Islam does not condone racism and does not regard any race as superior than any other, whether they are Muslim or not, writes Majidah Hashim.
In fact, it has been commanded to all Muslims that we are to protect non-Muslim houses of worship [20:40] and to act justly towards people who worship other gods [60:8 – 9].
The concept of justice is so paramount in Islam that it must be upheld even if it is against one’s self, parents, kin and whether it be against the rich or the poor [4:135]. In other words, no matter how angry one may get towards a non-Muslim, their houses of worship, even in times of war, are off limits.
And if a Muslim encounters someone who tries to provoke aggression towards a non-Muslim for no just reason, they are obligated to stand on the side of the oppressed and ensure that they do not get treated unfairly.
As narrated by Abu Dawud, the beloved Prophet once said, “Whoever is cruel to a non-Muslim, curtailing their rights, overburdening them, or stealing from them, I will complain about them (to God) on the Day of Judgement.”
We must look at the realities of Malaysia today, reflect on the distribution of rights that has been accorded to the various races and ask ourselves if this reflects the true teachings of Islam. Have we been guilty of imposing unreasonable restrictions of the rights of others? Have we inadvertently overburdened them with the need to be sensitive to our need without being equally sensitive to theirs? Have we allowed others to steal from them?
And if we – by virtue of the actions of our forefathers – allowed these injustices to have been carried out for the last few years, would we – being the voices of today – be the ones to fix the situation?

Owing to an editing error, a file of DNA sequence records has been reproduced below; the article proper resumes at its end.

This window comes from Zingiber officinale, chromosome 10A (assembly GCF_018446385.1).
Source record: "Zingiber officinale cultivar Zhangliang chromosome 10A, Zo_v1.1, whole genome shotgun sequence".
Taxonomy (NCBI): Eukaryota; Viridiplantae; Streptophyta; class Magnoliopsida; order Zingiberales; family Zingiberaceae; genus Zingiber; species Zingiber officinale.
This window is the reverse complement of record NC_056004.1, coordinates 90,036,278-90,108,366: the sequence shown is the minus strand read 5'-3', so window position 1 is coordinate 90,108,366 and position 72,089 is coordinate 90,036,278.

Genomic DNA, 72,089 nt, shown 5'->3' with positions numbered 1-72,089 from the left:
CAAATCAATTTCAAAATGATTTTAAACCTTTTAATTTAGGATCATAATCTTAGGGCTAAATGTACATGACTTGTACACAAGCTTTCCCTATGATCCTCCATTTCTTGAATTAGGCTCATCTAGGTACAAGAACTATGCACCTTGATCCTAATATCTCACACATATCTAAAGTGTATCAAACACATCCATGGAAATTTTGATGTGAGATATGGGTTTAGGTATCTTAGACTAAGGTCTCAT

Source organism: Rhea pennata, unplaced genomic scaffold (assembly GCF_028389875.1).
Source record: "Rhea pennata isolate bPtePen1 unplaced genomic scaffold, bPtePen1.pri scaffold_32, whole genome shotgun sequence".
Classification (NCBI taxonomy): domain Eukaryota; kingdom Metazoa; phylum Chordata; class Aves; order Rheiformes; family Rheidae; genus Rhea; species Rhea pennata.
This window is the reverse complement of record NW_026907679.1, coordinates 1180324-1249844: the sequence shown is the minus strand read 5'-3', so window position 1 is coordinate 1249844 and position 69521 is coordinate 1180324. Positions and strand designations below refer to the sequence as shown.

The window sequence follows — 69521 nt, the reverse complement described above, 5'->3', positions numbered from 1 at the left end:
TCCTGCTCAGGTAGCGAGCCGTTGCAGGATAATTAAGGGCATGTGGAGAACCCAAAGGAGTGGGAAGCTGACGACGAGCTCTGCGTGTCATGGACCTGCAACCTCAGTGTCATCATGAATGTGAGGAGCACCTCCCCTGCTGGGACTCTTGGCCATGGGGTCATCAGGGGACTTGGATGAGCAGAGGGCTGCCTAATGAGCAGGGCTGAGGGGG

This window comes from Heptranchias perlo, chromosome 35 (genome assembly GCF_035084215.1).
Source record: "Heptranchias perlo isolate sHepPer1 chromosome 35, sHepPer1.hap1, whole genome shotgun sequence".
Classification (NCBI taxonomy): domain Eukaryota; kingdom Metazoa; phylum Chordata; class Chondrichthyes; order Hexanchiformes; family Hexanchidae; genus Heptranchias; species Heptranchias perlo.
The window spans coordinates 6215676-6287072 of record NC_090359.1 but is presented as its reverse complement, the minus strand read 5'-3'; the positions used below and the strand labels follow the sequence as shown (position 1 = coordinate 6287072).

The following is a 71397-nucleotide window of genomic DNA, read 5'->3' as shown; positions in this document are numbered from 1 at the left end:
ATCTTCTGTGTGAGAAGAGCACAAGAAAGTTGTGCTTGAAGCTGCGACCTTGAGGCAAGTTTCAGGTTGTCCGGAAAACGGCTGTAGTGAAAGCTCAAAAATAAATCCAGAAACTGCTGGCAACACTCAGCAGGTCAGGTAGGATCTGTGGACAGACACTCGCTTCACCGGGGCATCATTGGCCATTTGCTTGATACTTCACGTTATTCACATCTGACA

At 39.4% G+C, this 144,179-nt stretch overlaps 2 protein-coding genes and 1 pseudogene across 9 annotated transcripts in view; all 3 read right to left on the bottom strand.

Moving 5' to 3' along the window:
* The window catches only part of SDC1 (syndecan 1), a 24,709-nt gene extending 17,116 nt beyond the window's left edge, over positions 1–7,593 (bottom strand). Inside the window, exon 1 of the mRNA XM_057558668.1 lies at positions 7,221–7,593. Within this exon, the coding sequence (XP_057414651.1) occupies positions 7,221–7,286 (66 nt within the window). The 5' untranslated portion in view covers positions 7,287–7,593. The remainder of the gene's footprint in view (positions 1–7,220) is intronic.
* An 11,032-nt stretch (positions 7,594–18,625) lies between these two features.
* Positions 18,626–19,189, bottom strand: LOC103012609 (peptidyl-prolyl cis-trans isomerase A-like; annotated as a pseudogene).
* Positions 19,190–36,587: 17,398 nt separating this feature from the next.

Or would we – by sheer ignorance, having indulged in the supremacy brought on by injustice – simply allow this to perpetuate?
I am particularly disturbed by calls for ‘pendatangs’ to return to wherever it is they came from. The Holy Qur’an assures us that ethnic cleansing is certainly not part of Islamic teaching.
If Allah so willed, humankind could have all been created of a single race. But even then, God’s wisdom tells us that disputes will still happen [11:118]. The diversity of colours and languages is in fact, one of the signs of the greatness of God [30:22], and it is one of the tests of humankind to live together harmoniously [5:48].
And I worry how we, as a country, are faring on this test.
If Muslims hold true that the Prophet Muhammad was chosen as Allah’s mercy towards all beings (rahmatan lil alamin) [21:107], we must accept that the words of anti-racism he uttered in his final sermon (Khutbatu l-Wada) in the Uranah Valley of Mount Arafat was meant to guide all of humankind to a world which breaks down racial barriers between us.
After all, the Holy Qur’an clearly tells us that the best of us, in the eyes of Allah, are the most righteous amongst us. Indeed, Allah is All Knowing and Acquainted [49:13].
Majidah Hashim is communications manager for Sisters in Islam (SIS).